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Turkey Says Armenia Relations May Normalize In '09

Turkish President Abdullah Gul (right) with his Azerbaijani counterpart, Ilham Aliyev, in Yerevan in November.
ISTANBUL (Reuters) -- Relations between Armenia and Turkey as well as Azerbaijan and Armenia could be normalized this year, state-run news agency Anatolian has reported Turkey's Foreign Minister Ali Babacan as saying.

"I can easily say we have never come this close to a plan regarding the final normalization of relations with Armenia," said Foreign Minister Babacan in an interview with NTV late on January 16.

The step up in diplomacy comes as Armenia may be eyed as a transit route for energy pipelines shipping oil and gas from the Caspian Sea to Turkey's Mediterranean coast, helping to make Turkey a key energy hub.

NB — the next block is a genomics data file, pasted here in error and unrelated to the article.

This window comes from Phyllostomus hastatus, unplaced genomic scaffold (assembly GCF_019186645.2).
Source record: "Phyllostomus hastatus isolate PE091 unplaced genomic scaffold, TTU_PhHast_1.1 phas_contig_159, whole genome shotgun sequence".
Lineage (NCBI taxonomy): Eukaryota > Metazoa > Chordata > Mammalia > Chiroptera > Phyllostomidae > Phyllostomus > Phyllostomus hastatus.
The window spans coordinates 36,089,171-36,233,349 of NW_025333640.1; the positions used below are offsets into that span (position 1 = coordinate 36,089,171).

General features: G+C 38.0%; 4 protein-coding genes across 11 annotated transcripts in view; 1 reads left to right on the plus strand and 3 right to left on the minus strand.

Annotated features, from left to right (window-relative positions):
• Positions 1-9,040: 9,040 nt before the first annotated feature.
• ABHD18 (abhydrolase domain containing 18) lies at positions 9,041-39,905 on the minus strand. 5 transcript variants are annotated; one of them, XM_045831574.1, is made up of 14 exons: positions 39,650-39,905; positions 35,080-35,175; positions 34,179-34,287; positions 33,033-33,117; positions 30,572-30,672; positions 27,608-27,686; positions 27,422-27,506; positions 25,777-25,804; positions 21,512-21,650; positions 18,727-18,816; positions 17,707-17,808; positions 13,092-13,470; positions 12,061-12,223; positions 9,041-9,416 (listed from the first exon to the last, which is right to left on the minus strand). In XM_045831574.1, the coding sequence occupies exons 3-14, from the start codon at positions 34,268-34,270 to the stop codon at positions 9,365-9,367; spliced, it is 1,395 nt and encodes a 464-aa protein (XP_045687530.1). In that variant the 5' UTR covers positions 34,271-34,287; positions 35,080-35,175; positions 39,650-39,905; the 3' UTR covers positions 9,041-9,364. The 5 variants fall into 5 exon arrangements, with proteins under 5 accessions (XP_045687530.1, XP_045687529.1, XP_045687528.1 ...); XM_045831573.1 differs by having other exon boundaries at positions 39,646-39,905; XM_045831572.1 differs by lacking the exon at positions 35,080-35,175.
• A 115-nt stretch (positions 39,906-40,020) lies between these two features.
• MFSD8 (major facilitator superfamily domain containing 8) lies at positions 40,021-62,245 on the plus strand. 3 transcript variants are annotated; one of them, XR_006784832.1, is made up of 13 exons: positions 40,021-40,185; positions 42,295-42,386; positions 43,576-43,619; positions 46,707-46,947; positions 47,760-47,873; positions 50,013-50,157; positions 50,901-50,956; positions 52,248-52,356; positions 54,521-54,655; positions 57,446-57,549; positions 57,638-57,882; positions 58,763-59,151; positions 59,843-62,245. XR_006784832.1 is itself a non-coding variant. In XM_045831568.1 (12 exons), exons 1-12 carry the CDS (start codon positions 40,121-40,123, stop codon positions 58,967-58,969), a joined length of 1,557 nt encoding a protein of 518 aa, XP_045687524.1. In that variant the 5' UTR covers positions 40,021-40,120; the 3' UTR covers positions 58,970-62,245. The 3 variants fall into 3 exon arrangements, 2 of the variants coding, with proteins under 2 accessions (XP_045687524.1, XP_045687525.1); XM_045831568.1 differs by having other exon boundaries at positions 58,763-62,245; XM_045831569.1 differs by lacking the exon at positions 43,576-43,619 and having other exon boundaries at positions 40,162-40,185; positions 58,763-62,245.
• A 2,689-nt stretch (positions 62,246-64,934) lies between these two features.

"It's not a dream, it's a realistic estimate to see the normalization of relations between Azerbaijan and Armenia as well as Turkey and Armenia," Babacan said.

Turkey closed its border with former Soviet Armenia in 1993 in a show of solidarity with Azerbaijan, a Turkic-speaking ally which was fighting Armenian-backed separatists over the territory of Nagorno-Karabakh.

Nagorno-Karabakh's ethnic Armenian population broke away from Azerbaijan in a war as the Soviet Union fell apart.

Turkey showed a willingness to step up diplomatic efforts to normalize relations between Ankara and Baku and Yerevan last year when President Abdullah Gul visited the Armenian capital for a soccer match between Turkey and Armenia.

The countries have also participated in three-way talks on normalizing relations.

Relations between the two have been strained by accusations Ottoman Turks committed genocide by killing ethnic Armenians in World War I.